by Radio Xadrez
She is beautiful, smart, fun and, with very rare exceptions, would beat you, reader, in a chess game. We are talking about the WGM Natalia Andreevna Pogonina, 25 years old, who gave us the interview published below, inaugurating Radio Xadrez’s international franchise!
Resident of Saratov, in Russia, Pogonina was considered, in 2009 by the PCA, one of the three most successful chess players in the world. With 2.491 ELO-FIDE points on the September list (she’s had up to 2501), she defended the #1 board of Russia-2 in the Chess Olympics.
Natalia (or Natalija) is usually remembered by her beauty and sympathy, qualities which are allied with excellent results on the boards. She is three-times European champion (U16, twice U18), bronze prize winner at the World Championship (U18) and European Women Championship, winner of the gold medal at the 1st International Mind Sports Games played in Beijing, China, in 2008, of which the Brazilian Alexandr Fier was also part.
With more than 34 thousand followers on Twitter, a profile on Facebook and a site that’s updated almost daily, Pogonina stands out for her massive and solid actions for the sport. Married and the mother of 10 month old Nikolai, the WGM reserved some time in her schedule to talk to Radio Xadrez, a few days before she boarded to Khanty-Mansiysk, in Siberia.
Radio Xadrez – First of all, we’d like to know: Have you always played chess exclusively or are you interested in any other sports? Looking through the pretty pictures on your website, we have a feeling that you could be a beautiful ice skater or an Olympic gymnast in Russia. Has it always been only chess?
Natalia Pogonina – I am an avid sports fan and enjoy watching almost all types of sport broadcasts. Also love playing football, basketball, volleyball, skating and dancing.
RX – We’ve always heard in America that millions of children play chess in Russia. That leads us to think of babies who are born holding chess pieces, chess clocks and have autographs of Mikhail Tal or Alexander Alekhine on their onesies. Have you played since you were a little girl or did it take a while for you to find out about the game?
NP – As most grandmasters, I have learnt how to play chess at a relatively early age – at 5. Since 12 (after winning the Russian Championship) for the first time I started considering myself a chess semi-pro, and decided to become a chess professional a few years later.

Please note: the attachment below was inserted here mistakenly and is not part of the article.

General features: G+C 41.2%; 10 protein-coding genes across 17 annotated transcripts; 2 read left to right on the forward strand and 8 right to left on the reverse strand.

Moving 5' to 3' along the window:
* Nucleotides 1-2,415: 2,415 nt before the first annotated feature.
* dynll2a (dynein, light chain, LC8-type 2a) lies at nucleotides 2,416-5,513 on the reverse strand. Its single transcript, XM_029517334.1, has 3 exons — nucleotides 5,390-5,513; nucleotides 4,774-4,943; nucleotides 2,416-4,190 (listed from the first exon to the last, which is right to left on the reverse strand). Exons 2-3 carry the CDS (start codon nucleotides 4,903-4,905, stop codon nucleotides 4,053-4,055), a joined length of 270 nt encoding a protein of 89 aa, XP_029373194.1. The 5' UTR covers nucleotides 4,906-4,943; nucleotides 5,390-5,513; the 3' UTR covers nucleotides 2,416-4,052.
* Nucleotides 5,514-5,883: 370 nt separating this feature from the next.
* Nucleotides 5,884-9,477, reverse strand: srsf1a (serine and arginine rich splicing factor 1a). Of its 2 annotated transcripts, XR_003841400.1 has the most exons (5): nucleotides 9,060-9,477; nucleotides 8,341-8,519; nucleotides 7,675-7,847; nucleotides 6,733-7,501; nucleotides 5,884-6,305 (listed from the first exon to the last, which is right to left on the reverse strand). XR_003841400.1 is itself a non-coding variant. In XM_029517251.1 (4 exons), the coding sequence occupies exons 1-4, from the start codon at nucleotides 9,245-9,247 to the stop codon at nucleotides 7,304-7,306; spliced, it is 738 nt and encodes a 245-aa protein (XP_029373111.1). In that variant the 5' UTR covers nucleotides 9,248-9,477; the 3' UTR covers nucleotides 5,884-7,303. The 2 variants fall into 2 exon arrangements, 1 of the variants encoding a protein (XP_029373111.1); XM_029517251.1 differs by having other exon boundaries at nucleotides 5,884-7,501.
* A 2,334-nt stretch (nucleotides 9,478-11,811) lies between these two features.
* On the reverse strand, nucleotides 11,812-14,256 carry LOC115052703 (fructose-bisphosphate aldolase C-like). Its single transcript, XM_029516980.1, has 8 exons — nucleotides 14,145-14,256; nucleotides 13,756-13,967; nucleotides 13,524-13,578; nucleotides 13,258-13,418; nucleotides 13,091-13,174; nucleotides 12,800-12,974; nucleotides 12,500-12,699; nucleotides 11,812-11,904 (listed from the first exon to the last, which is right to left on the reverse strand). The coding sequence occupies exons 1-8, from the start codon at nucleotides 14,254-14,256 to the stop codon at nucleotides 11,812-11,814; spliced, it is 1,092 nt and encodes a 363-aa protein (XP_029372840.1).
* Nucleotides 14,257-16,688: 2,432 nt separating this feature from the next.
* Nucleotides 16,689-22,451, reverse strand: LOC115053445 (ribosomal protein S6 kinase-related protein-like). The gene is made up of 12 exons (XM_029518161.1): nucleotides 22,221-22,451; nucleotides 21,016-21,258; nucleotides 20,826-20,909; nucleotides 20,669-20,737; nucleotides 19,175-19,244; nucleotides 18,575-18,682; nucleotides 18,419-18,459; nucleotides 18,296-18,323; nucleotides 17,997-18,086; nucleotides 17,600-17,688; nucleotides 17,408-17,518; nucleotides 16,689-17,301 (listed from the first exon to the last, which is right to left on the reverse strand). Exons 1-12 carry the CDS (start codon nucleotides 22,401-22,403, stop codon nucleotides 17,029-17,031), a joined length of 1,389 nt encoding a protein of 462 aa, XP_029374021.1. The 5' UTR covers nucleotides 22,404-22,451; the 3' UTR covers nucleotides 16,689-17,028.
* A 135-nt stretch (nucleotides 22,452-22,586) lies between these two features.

RX – Are there other good chess players in your family? Your parents or a brother (do you have any siblings?)?
NP – My parents aren’t keen on chess, neither do I have siblings.
RX – We ask that to know if you think having a family of chess players helps in the development of your game or if it gets in the way. Sometimes, competitiveness inside the family or even if one brother thinks the other one is a better player, it might be a little unexciting. Is the ‘Polgar Family’ an exception or do parents and siblings who play together usually enhance each other’s performances?
NP – When two brothers or sisters start playing chess, usually one of them progresses much faster than the other, and the weaker player leaves the game. OF course, there are exceptions (e.g. Polgar or Kosintseva sisters), but they are quite rare. In terms of progress, having access to proper tournaments, coaching, chess friends is more important than a chess-playing relative.
RX – You have recently had a kid, right? Do you think about how it will be to teach him to play chess, what will his first championships be like? Do you spend time thinking about that stuff? How can a parent’s will contribute and not become pressure in this situation?
NP – While many people expect Nikolai to become a strong chess master, neither Peter nor I have any special chess expectations towards him. We will teach him how to play, but let him choose his occupation himself. There’s no need in trying to bring up a chess prodigy artificially. Who knows if he will be interested in chess at all?